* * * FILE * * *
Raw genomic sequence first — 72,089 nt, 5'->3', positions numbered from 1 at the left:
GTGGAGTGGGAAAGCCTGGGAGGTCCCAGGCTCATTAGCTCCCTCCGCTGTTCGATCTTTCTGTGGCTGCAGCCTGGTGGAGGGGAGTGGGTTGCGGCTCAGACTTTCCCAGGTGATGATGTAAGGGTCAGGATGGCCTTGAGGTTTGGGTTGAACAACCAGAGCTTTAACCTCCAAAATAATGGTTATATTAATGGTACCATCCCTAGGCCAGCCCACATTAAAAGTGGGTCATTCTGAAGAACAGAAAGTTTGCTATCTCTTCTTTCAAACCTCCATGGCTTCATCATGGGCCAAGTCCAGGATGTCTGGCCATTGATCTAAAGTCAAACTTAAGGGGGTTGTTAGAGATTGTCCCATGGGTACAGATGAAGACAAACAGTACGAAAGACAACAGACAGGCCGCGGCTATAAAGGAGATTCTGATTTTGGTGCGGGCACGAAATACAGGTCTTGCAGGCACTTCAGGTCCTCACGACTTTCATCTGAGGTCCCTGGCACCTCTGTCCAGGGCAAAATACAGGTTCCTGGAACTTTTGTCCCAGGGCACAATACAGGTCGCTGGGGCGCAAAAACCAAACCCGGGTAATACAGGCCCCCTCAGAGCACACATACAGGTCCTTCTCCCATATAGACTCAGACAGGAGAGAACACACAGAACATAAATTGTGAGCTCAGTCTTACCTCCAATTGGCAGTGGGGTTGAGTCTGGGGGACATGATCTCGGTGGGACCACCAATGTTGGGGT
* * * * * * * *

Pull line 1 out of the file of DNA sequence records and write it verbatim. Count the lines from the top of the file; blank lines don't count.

Raw genomic sequence first — 72,089 nt, 5'->3', positions numbered from 1 at the left: